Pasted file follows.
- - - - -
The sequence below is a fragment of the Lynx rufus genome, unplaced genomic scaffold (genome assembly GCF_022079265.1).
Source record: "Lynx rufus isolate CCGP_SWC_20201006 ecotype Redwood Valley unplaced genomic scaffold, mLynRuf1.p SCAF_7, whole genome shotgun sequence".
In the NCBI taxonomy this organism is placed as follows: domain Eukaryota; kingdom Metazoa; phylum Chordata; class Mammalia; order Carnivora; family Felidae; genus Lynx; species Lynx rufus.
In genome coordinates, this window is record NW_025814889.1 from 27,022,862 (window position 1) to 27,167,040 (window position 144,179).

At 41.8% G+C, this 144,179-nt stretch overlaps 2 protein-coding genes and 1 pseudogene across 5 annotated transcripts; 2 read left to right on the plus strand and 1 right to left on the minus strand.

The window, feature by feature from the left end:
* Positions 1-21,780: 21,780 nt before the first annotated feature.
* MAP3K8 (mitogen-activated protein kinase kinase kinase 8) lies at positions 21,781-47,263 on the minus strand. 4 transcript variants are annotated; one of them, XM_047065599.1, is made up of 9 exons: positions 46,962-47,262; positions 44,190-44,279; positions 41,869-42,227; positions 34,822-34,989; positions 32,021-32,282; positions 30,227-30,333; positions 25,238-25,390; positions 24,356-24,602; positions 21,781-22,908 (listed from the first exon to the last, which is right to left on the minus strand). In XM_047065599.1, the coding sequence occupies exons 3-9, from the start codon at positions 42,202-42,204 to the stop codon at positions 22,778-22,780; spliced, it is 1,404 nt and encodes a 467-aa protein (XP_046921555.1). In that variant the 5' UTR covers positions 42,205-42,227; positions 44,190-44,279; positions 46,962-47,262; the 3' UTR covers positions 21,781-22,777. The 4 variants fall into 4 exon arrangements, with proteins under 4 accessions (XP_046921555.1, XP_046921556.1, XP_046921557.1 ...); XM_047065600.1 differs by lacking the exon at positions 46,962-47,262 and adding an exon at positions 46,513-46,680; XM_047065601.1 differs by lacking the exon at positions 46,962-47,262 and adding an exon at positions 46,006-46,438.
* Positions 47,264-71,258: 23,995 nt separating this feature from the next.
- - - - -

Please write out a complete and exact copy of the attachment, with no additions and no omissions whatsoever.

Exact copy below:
The sequence below is a fragment of the Lynx rufus genome, unplaced genomic scaffold (genome assembly GCF_022079265.1).
Source record: "Lynx rufus isolate CCGP_SWC_20201006 ecotype Redwood Valley unplaced genomic scaffold, mLynRuf1.p SCAF_7, whole genome shotgun sequence".
In the NCBI taxonomy this organism is placed as follows: domain Eukaryota; kingdom Metazoa; phylum Chordata; class Mammalia; order Carnivora; family Felidae; genus Lynx; species Lynx rufus.
In genome coordinates, this window is record NW_025814889.1 from 27,022,862 (window position 1) to 27,167,040 (window position 144,179).

At 41.8% G+C, this 144,179-nt stretch overlaps 2 protein-coding genes and 1 pseudogene across 5 annotated transcripts; 2 read left to right on the plus strand and 1 right to left on the minus strand.

The window, feature by feature from the left end:
* Positions 1-21,780: 21,780 nt before the first annotated feature.
* MAP3K8 (mitogen-activated protein kinase kinase kinase 8) lies at positions 21,781-47,263 on the minus strand. 4 transcript variants are annotated; one of them, XM_047065599.1, is made up of 9 exons: positions 46,962-47,262; positions 44,190-44,279; positions 41,869-42,227; positions 34,822-34,989; positions 32,021-32,282; positions 30,227-30,333; positions 25,238-25,390; positions 24,356-24,602; positions 21,781-22,908 (listed from the first exon to the last, which is right to left on the minus strand). In XM_047065599.1, the coding sequence occupies exons 3-9, from the start codon at positions 42,202-42,204 to the stop codon at positions 22,778-22,780; spliced, it is 1,404 nt and encodes a 467-aa protein (XP_046921555.1). In that variant the 5' UTR covers positions 42,205-42,227; positions 44,190-44,279; positions 46,962-47,262; the 3' UTR covers positions 21,781-22,777. The 4 variants fall into 4 exon arrangements, with proteins under 4 accessions (XP_046921555.1, XP_046921556.1, XP_046921557.1 ...); XM_047065600.1 differs by lacking the exon at positions 46,962-47,262 and adding an exon at positions 46,513-46,680; XM_047065601.1 differs by lacking the exon at positions 46,962-47,262 and adding an exon at positions 46,006-46,438.
* Positions 47,264-71,258: 23,995 nt separating this feature from the next.